RICE’S LIMITED VIEW OF HISTORY…. I’m going to hope she just misspoke and didn’t actually mean this.
It didn’t take long after the momentous announcement of Osama bin Laden’s death for conservatives to start taking credit and claiming vindication for the Bush administration’s counterterrorism policies. This morning on Fox & Friends, former National Security Adviser and Secretary of State Condoleezza Rice joined the chorus of conservatives heaping praise onto her former boss, suggesting that Bush’s bullhorn speech at Ground Zero was “probably the most important moment maybe in American history.”
Really, she said that. It’s on video.
Fox News’ Brian Kilmeade argued that it would be “nice” for President Obama to invite George W. Bush to join him at Ground Zero on Thursday. Rice dodged that, but said, “President Bush had at Ground Zero probably the most important moment maybe in American history. It was when this wounded nation watched their commander-in-chief stand on that rubble and say that they will hear us, we are going to avenge this.”
Um, Condi? It was a good moment, and it was powerful imagery, but to suggest the bullhorn speech may have been “the most important moment maybe in American history” is so absurd, it’s almost comical.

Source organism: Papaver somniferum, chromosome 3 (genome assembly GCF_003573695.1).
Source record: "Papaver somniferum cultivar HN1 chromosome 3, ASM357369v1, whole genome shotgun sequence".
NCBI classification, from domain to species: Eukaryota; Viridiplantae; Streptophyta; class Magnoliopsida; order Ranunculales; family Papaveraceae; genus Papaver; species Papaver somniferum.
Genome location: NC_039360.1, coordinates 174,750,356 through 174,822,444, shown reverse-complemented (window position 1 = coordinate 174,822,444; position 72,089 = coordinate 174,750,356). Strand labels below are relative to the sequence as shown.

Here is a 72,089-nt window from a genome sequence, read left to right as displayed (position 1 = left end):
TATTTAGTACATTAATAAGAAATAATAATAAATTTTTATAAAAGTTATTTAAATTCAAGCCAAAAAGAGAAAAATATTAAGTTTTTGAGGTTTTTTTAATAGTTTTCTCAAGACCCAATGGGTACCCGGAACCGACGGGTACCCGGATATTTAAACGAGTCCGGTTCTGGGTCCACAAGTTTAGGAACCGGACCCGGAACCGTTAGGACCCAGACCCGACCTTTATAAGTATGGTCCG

Rice went on to defend the observation, noting the bullhorn speech was “a clarion call to the nation at Ground Zero,” which in turn led to a successful war in Afghanistan, a successful war in Iraq, and many defeats for al Qaeda, and the death of bin Laden. “Surely,” Rice added, “this is all coming into place and President Bush began that with that call to the nation.”
Remember, in the Bush/Cheney administration, Condoleezza Rice was considered one of the least ridiculous figures.
I’d like to think this goes without saying, but in case anyone’s inclined to think Rice’s assessment has merit, Bush badly handled the conflict in Afghanistan; Bush’s handling of the war in Iraq was a fiasco for the ages; the Bush administration’s track record on counter-terrorism was genuinely awful; and Bush downplayed the significance of bin Laden for most of his two terms.
And I can think of several hundred moments that were more important in American history than Bush’s speech at Ground Zero.